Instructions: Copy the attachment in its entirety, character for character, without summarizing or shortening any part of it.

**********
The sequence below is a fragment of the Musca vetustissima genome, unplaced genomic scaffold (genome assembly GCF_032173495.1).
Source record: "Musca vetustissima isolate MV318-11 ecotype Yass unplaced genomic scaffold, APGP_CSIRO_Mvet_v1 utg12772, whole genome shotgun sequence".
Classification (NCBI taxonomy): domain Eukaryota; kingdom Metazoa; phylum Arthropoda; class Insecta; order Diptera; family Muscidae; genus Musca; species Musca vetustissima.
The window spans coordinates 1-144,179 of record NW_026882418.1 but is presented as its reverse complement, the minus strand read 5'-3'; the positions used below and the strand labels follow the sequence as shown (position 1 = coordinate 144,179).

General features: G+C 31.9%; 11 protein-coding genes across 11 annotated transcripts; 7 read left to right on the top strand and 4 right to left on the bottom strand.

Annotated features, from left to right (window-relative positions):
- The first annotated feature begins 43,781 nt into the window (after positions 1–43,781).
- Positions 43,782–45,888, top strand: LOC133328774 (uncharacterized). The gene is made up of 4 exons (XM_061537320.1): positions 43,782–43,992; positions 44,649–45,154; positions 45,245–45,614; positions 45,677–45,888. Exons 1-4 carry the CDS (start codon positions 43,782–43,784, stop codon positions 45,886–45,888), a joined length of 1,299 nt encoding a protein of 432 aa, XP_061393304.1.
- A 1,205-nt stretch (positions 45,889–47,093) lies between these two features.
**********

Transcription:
The sequence below is a fragment of the Musca vetustissima genome, unplaced genomic scaffold (genome assembly GCF_032173495.1).
Source record: "Musca vetustissima isolate MV318-11 ecotype Yass unplaced genomic scaffold, APGP_CSIRO_Mvet_v1 utg12772, whole genome shotgun sequence".
Classification (NCBI taxonomy): domain Eukaryota; kingdom Metazoa; phylum Arthropoda; class Insecta; order Diptera; family Muscidae; genus Musca; species Musca vetustissima.
The window spans coordinates 1-144,179 of record NW_026882418.1 but is presented as its reverse complement, the minus strand read 5'-3'; the positions used below and the strand labels follow the sequence as shown (position 1 = coordinate 144,179).

General features: G+C 31.9%; 11 protein-coding genes across 11 annotated transcripts; 7 read left to right on the top strand and 4 right to left on the bottom strand.

Annotated features, from left to right (window-relative positions):
- The first annotated feature begins 43,781 nt into the window (after positions 1–43,781).
- Positions 43,782–45,888, top strand: LOC133328774 (uncharacterized). The gene is made up of 4 exons (XM_061537320.1): positions 43,782–43,992; positions 44,649–45,154; positions 45,245–45,614; positions 45,677–45,888. Exons 1-4 carry the CDS (start codon positions 43,782–43,784, stop codon positions 45,886–45,888), a joined length of 1,299 nt encoding a protein of 432 aa, XP_061393304.1.
- A 1,205-nt stretch (positions 45,889–47,093) lies between these two features.